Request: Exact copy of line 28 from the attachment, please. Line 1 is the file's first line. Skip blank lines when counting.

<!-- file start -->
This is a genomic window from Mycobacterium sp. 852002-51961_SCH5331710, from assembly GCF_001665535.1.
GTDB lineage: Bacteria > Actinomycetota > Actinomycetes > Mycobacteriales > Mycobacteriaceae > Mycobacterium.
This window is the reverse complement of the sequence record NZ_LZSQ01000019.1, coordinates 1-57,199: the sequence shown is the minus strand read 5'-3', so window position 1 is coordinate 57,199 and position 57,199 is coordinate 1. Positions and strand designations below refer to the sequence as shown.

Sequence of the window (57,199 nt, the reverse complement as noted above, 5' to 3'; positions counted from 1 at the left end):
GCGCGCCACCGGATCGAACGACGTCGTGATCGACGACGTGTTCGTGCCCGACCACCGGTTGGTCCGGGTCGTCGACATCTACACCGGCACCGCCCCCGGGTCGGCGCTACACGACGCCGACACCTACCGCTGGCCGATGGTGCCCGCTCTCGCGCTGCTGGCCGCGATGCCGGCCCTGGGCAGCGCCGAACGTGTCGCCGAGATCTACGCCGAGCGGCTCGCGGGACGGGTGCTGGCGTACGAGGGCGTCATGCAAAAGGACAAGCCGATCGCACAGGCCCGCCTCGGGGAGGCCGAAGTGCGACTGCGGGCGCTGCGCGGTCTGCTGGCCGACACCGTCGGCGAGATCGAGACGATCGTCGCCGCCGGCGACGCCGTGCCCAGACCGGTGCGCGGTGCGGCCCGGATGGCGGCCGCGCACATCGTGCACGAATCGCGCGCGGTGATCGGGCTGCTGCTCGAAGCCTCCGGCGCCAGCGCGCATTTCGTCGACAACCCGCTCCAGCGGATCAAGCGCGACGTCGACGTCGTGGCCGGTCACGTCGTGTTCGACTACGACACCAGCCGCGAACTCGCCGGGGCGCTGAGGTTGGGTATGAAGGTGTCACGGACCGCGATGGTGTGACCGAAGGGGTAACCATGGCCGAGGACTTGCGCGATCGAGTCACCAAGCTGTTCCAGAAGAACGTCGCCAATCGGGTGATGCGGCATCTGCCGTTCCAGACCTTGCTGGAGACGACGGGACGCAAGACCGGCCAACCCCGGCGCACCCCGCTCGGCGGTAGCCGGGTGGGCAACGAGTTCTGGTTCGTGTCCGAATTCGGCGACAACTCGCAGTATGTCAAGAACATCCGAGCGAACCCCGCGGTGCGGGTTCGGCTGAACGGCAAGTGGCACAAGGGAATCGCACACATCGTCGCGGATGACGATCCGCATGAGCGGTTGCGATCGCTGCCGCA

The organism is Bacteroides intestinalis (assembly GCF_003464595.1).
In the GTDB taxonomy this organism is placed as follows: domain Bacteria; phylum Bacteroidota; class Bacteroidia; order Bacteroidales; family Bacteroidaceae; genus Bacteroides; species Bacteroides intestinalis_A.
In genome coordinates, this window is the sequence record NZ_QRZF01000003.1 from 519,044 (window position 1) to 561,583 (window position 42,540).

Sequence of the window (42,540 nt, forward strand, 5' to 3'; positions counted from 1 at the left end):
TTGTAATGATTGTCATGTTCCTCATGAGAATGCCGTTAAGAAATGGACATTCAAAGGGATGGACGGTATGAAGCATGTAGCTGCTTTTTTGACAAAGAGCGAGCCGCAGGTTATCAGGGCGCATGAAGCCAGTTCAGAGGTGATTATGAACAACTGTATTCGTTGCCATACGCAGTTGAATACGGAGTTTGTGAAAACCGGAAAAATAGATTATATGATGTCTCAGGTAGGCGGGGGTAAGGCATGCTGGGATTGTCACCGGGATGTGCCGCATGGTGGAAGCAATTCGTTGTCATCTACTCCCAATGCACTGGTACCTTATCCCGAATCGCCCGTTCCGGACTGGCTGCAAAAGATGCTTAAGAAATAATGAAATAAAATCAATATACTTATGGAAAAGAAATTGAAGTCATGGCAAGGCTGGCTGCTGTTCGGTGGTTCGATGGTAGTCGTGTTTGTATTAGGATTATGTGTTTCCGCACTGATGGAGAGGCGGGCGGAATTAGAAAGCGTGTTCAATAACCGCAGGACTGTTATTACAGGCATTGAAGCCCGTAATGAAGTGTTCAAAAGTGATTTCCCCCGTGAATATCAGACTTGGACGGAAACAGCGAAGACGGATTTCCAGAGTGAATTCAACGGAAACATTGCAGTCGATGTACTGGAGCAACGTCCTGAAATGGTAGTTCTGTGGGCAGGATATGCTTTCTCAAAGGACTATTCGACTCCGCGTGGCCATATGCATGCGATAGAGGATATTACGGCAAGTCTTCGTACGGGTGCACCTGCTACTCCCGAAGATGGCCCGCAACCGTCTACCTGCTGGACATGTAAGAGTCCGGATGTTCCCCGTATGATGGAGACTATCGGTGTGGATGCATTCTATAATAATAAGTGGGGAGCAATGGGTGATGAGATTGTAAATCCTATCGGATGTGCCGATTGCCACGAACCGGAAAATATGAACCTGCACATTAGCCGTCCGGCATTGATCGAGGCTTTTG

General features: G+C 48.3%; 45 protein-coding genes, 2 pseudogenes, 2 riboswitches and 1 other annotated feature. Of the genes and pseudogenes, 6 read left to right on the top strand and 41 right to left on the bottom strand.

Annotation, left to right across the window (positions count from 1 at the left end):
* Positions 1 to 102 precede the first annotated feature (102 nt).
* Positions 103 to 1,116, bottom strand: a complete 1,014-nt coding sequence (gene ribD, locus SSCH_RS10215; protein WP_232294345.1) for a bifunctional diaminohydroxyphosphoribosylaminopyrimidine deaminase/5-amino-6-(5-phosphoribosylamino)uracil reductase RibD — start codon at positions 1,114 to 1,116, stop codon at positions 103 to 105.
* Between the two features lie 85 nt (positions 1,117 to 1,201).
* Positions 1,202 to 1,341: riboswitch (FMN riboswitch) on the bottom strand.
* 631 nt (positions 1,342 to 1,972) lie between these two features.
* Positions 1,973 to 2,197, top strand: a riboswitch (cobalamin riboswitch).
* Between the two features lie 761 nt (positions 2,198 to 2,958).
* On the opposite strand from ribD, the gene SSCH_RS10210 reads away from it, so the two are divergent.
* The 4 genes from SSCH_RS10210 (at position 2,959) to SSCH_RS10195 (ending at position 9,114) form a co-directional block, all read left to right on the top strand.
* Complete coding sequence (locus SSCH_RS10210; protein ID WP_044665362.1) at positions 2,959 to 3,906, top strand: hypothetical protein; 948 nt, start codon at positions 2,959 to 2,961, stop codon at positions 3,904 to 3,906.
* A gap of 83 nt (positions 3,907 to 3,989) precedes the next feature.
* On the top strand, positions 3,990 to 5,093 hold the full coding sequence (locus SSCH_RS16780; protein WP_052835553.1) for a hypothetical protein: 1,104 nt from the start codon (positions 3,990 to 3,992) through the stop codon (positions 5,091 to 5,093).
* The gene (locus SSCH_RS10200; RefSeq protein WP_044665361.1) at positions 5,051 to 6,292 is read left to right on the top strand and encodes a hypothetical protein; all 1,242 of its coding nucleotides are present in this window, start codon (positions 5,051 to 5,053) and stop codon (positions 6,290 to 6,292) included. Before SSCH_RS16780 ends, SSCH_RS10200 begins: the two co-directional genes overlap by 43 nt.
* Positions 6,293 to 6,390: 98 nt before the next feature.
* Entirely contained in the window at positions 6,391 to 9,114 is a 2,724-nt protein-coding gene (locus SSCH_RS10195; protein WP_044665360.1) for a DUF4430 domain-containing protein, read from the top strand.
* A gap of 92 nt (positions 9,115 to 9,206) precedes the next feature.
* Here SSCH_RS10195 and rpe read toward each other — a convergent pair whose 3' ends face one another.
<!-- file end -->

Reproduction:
* A gap of 92 nt (positions 9,115 to 9,206) precedes the next feature.